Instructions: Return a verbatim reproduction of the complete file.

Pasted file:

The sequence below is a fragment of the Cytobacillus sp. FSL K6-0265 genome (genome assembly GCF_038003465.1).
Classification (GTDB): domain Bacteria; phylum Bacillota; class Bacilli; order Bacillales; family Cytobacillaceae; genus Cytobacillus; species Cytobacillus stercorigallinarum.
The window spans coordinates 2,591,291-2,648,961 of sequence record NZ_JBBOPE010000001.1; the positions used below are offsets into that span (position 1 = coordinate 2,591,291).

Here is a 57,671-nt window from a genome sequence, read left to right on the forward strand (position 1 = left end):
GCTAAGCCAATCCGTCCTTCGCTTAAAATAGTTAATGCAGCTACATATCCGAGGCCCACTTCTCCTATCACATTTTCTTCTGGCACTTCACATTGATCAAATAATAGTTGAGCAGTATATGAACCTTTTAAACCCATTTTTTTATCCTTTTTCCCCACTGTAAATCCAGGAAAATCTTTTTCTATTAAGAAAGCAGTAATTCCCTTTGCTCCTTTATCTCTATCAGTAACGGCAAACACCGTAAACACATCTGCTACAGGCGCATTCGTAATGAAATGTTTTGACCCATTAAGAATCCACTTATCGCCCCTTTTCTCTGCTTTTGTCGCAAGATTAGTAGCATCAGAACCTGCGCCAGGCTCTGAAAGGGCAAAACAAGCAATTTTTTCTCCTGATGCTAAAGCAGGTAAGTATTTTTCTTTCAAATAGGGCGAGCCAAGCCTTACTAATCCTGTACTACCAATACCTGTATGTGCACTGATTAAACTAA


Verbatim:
The sequence below is a fragment of the Cytobacillus sp. FSL K6-0265 genome (genome assembly GCF_038003465.1).
Classification (GTDB): domain Bacteria; phylum Bacillota; class Bacilli; order Bacillales; family Cytobacillaceae; genus Cytobacillus; species Cytobacillus stercorigallinarum.
The window spans coordinates 2,591,291-2,648,961 of sequence record NZ_JBBOPE010000001.1; the positions used below are offsets into that span (position 1 = coordinate 2,591,291).

Here is a 57,671-nt window from a genome sequence, read left to right on the forward strand (position 1 = left end):
GCTAAGCCAATCCGTCCTTCGCTTAAAATAGTTAATGCAGCTACATATCCGAGGCCCACTTCTCCTATCACATTTTCTTCTGGCACTTCACATTGATCAAATAATAGTTGAGCAGTATATGAACCTTTTAAACCCATTTTTTTATCCTTTTTCCCCACTGTAAATCCAGGAAAATCTTTTTCTATTAAGAAAGCAGTAATTCCCTTTGCTCCTTTATCTCTATCAGTAACGGCAAACACCGTAAACACATCTGCTACAGGCGCATTCGTAATGAAATGTTTTGACCCATTAAGAATCCACTTATCGCCCCTTTTCTCTGCTTTTGTCGCAAGATTAGTAGCATCAGAACCTGCGCCAGGCTCTGAAAGGGCAAAACAAGCAATTTTTTCTCCTGATGCTAAAGCAGGTAAGTATTTTTCTTTCAAATAGGGCGAGCCAAGCCTTACTAATCCTGTACTACCAATACCTGTATGTGCACTGATTAAACTAA